Brave’s one of the most-used, if not the most used crypto-based projects in the world today. The firm’s browser and in-built wallet service has been downloaded over 15 million times over Android, Desktop, and iOS, and is used by millions around the world each day.
For the uninitiated, Brave is a free, privacy-focused browser that blocks all 3rd party ads and trackers. Users retain guardianship of their data and have a faster and safer browsing experience.
Integrated into the browser is a token called the Basic Attention Token (BAT). Brave created BAT as a means of accounting for user attention online. Users earn BAT while browsing, and pay BAT to publishers to access and support digital content and services.
Today, Brave Software head of marketing Des Martin sat down with Cryptonites host Alex Fazel to discuss some of the hottest topics in the crypto space, such as DeFi, Bitcoin as the future currency of the web, tokenizing the internet, and more.
Martin worked for startups in and around England in previous roles in marketing, software, and digital acquisition roles, bringing that experience to Brave and helping to make the world more private, one browser at a time.
DeFi and dinosaur banks
Starting off with DeFi, Fazel asked Martin his thoughts on the bubble-like behavior the crypto subsector was starting to show, especially with low-cap tokens surging into multi-million projects overnight and billions of dollars locked up on various DeFi protocols.
Martin, who dabbled in various vegetable tokens as part of his DeFi escapades, said that beneath the bubble was something legit—and the creation of a new industry. “Banks are dinosaurs. And I think the idea that you can replace a lot of lending with a new digital format, I think makes sense,” he said.
However, he added that the DeFi was not going to replace legacy finance anytime soon, and not in the way it was “portrayed in some of the DeFi circles.”
“You have this Cambrian explosion of people trying stuff, and you actually have to have like a thousand failures for one or two really big successes because people fail and learn and share and people, pulling a fast one. But like the booster engines on a rocket, it lifts up a small number of players but they get to change the world.”
Who owns the internet?
Considering Martin’s work towards a more private internet, Fazel asked him, “Who really owns the web?”
Martin noted the ad world has almost entirely changed from its humble beginnings, in that it went from a way to connect businesses, ecosystems, and individuals to a tool of gathering information and tracking people. The adtech industry, now valued at $330 billion, is now built around websites collecting one’s information as they surf the web, without them knowing or without their permission, he noted.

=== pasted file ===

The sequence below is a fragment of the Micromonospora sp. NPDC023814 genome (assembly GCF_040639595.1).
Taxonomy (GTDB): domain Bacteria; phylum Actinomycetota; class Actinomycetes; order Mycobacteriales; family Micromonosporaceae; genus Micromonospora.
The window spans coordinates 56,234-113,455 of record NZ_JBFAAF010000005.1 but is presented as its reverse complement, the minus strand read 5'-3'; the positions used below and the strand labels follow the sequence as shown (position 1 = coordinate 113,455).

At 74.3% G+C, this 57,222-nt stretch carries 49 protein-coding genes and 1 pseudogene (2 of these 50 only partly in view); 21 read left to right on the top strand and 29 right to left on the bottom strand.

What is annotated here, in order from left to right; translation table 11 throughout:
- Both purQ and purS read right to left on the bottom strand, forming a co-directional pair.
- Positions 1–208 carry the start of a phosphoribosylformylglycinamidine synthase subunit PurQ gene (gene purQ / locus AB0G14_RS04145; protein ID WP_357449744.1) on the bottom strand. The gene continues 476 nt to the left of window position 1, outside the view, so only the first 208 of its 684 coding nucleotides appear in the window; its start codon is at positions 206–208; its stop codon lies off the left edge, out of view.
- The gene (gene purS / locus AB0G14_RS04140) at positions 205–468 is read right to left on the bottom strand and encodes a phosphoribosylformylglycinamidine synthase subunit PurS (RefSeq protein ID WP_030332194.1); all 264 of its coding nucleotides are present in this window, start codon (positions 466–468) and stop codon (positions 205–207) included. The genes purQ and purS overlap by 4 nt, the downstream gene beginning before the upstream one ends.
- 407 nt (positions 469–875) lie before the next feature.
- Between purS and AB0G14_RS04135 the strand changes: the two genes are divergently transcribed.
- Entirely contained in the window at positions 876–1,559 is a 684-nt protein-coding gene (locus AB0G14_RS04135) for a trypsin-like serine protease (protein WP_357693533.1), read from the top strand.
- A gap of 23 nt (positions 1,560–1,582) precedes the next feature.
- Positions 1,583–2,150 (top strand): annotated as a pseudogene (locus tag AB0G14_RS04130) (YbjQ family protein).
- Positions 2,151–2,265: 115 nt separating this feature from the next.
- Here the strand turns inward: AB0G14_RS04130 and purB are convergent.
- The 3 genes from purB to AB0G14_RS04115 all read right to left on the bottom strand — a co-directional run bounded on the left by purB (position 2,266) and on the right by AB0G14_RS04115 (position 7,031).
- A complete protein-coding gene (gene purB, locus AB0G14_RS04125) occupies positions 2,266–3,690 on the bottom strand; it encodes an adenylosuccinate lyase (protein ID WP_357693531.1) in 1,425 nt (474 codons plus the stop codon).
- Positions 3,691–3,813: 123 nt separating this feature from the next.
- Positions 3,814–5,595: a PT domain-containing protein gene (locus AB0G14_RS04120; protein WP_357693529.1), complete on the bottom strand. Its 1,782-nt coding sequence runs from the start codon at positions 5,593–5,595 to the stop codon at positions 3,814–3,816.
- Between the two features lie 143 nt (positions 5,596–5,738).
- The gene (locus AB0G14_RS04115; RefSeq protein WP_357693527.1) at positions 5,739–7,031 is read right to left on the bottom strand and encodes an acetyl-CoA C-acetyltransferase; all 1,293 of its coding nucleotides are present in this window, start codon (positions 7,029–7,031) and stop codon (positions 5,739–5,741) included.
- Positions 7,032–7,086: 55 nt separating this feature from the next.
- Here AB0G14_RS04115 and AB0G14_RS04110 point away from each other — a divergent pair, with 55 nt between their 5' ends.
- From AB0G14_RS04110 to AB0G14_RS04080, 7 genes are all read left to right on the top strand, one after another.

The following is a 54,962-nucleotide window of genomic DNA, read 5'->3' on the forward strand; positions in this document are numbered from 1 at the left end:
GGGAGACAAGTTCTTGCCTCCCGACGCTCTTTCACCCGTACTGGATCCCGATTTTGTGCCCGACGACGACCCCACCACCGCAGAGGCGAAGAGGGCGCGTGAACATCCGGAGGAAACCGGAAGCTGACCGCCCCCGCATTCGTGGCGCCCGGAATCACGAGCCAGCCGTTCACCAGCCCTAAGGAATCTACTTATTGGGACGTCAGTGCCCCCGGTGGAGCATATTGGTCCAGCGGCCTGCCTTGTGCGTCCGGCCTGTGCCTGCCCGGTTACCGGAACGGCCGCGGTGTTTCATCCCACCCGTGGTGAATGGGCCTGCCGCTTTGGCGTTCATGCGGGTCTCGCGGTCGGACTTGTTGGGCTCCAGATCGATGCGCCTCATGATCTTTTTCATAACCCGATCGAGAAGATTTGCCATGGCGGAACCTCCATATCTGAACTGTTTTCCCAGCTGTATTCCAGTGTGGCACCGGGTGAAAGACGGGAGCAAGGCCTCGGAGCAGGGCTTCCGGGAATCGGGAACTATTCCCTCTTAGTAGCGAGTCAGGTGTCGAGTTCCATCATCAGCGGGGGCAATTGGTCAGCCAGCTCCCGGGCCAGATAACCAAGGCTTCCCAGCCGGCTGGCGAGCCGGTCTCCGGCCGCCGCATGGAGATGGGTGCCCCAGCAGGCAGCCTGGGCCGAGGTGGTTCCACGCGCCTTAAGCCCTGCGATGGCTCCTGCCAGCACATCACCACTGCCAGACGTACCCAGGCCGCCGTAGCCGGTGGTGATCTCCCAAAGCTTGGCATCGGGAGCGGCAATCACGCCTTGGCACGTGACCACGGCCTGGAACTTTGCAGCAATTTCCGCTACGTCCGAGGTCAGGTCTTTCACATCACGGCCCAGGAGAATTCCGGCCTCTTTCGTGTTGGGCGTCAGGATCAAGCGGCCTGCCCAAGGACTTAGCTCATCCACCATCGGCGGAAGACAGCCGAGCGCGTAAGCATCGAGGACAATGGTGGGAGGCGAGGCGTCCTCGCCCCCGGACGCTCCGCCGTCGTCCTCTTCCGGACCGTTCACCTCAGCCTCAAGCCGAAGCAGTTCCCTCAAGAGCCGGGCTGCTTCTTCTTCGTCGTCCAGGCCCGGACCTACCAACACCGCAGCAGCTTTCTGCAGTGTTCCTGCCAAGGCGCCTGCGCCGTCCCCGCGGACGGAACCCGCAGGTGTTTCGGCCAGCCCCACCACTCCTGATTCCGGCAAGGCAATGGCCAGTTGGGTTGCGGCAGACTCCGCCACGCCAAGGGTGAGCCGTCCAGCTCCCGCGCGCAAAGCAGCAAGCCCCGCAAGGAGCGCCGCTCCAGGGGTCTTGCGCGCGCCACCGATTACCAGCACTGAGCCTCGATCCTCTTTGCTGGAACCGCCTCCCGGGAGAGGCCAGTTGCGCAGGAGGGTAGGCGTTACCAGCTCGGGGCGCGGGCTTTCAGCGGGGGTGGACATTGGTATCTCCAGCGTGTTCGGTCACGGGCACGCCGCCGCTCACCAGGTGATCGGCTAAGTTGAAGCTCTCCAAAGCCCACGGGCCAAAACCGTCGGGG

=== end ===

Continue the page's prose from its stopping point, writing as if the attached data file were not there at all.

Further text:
“A bidding war happens with many different exchanges and brokers where they are trying to understand, can they identify you? And if they can identify you how much they know about you and how much will they pay for you? And that’s all happening in the background. It happens in milliseconds and then a series of odds are delivered and you see those odds within the page,” said Martin, adding:
“And the tragedy is that, you know, the original pioneers of the web had a very different vision in their mind. That was going to be a chance for people to come together and to use this as a resource to grow and to share ideas across the globe. But it’s been captured by a few really big players.”
Martin added the internet is starting to get to the point where we’re actually giving away maybe more than we’re getting. “I know that seems extreme. Cause we get some fantastic things from the web, but we’re giving away a loss,” he stated.
How Brave fills that
With Brave, a user’s personal information never leaves the device, explained Martin, meaning a user’s information is never tracked by companies or other web tools and instead remains on the users’ phone. This prevents a user from being cataloged into a potential target for an advert.
The above, in turn, powers the Brave model and matches advertisers and the personal information on a users’ device.
“It’s pretty revolutionary…advertisers can reach somebody in a private setting. Users can consume ads and share in the value of any users,” Martin said.
With Brave, users can reward content creators with BAT tokens, instead of the latter group having to (understandably) placing ads to earn their livelihood. “So it’s a whole new digital economy. We’re called brave for a reason. We’re encouraging this next wave of people who want to, you know, be the pioneers, be the people who. Create a change in the web. And just by using brave, you create that change,” explained Martin.
(The above is part of an expansive interview that has been heavily edited for clarity and brevity. The entire video is available for streaming right below!)